The original scene that started Howlers: Lupus Rex is based on a true story, I kid you not. Two of my friends and I found ourselves at the end of a long, dirt road one night outside of Orlando. 1983. Something hunted us, and we barely made it out with our lives.
I’ve twitterized that scene. All sentences (including hashtags) are equal to or less than 140 characters. I posted anywhere from one to three tweets a day for a total of 63 tweets. In my opinion, this made the writing seem choppy. 140 character may be nice for OMG-type messages, but not for telling a story. Perhaps on the next one I’ll split the longer sentences between tweets. Might be a bit annoying though. We’ll see.
You can find the whole story at @TomBont, however, if you want to read it in a normal format, I’ve included it below.
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The dirt road continued north toward an old junkyard chock full of cheap Mustang parts. The sun sank, stretching the shadows out to my right. Rick and Tracy tagged along. The thought of exploring a junkyard sounded more exciting than staying on base.
We never found it. Lost, we made our second U-turn.
“I thought you Louisiana boys knew how to follow back roads,” Rick said.
“We ain’t in Louisiana,” I snapped. “We’re in Florida. Besides, this map is fucked. I think we missed a turn somewhere.”
“No shit!” Tracy held his phone up, trying to get a signal. “I can’t believe you didn’t get an address.”
Rick snatched the map out of my hand and turned it upside down and sideways, trying to decipher it himself. “We need to figure out where we are and head back anyway,” he said. “They’re probably closed for the day.”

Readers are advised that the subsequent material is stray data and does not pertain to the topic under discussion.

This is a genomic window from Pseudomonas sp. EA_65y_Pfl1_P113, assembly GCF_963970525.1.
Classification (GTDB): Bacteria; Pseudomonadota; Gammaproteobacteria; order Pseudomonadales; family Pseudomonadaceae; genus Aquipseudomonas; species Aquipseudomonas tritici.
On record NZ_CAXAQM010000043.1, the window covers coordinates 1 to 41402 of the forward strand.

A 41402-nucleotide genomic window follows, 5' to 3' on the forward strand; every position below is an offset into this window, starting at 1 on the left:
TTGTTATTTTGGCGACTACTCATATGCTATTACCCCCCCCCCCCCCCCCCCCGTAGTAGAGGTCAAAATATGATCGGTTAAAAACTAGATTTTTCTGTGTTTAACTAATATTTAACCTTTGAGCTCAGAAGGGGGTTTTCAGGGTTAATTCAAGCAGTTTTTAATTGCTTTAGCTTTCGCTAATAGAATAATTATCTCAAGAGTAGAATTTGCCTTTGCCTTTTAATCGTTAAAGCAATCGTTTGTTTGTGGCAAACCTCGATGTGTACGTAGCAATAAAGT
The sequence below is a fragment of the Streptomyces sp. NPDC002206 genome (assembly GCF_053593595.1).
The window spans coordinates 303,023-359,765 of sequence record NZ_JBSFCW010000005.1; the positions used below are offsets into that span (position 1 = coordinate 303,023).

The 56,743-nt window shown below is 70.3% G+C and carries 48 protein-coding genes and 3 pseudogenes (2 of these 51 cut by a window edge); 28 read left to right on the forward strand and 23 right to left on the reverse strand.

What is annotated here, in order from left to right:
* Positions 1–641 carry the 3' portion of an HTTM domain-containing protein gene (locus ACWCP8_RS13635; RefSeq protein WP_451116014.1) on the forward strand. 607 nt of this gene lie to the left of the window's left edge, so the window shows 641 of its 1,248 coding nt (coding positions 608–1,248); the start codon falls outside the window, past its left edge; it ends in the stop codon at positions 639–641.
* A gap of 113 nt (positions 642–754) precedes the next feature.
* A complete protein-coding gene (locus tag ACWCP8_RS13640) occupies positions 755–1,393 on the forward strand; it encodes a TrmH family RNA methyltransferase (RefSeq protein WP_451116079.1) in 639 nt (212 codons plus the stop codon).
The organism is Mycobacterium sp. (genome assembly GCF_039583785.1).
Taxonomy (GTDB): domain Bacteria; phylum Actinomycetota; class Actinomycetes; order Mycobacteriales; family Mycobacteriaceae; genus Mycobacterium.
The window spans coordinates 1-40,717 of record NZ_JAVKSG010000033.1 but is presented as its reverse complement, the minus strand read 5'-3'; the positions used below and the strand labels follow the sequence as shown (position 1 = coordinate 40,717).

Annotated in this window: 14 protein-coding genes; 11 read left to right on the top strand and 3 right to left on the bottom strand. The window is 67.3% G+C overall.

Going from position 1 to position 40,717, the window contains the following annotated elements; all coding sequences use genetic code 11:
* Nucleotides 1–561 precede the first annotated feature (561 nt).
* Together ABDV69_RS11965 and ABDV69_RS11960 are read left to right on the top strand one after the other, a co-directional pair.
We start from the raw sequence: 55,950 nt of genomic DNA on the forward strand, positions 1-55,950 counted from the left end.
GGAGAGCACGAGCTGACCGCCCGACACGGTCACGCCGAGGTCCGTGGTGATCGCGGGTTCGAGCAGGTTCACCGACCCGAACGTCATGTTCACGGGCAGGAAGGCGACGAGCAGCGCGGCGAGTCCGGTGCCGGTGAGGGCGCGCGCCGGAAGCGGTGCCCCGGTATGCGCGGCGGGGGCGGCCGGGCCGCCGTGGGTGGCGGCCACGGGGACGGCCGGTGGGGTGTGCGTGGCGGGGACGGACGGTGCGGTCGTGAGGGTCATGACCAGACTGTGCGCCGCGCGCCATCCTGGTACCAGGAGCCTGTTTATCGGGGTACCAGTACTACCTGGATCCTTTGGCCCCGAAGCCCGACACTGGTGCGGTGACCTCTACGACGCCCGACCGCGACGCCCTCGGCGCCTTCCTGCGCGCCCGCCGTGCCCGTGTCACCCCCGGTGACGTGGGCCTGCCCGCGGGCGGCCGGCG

I agreed with a nod and found a wide spot in the road to swing Lil’ Red, my dilapidated ‘66 Mustang, around. As I straightened out, the front left tire blew.
We climbed out, peering down the road into nothingness. It vanished into the woods like a train track into a tunnel. Tall trees guarded it on either side, sheltering us from the unknown, leaving a darkening, silvery band of sky above.
I peered over my shoulder. Loneliness gripped me as a slight breeze whooshed through the trees’ leaves and branches. Riding it came the smells of old swamp—damp leaves, mud, the occasional whiff of stale water. It reminded me of home.
Tracy held the flashlight while I pulled the jack out of the trunk and put the wrench to the lug nuts. As I dropped the flat tire to the ground, howls, at least three different ones, wailed from deep within the swamp. Fears stored deep in our genetic memories put our hackles at attention before our conscious minds registered danger. Rick stared wide-eyed at me while Tracy swung the dim flashlight in a wide arc toward the sound.
“You’re the country boy,” Rick spouted. “What the hell was that?”
I opened my mouth to speak. My lips and tongue had dried up like cardboard. I knew wolf and coyote howls from my swamp-slogging days. And I’d heard humans wail in cheap imitation. These were . . . different. “It’s probably just some wild dogs.”
The looks on their faces told me they appreciated that little lie.
I slammed the slightly mushy spare tire onto the hub. My fingers moved like machines spinning the lug nuts. Howls once again shattered the moonlit silence, closer this time, as I spun the lug wrench on the last nut. Those howlers had covered at least half a mile, through the woods, in less time than it took to change the tire. Whatever they were, they were running all out, and towards us. I increased my efforts with the tire.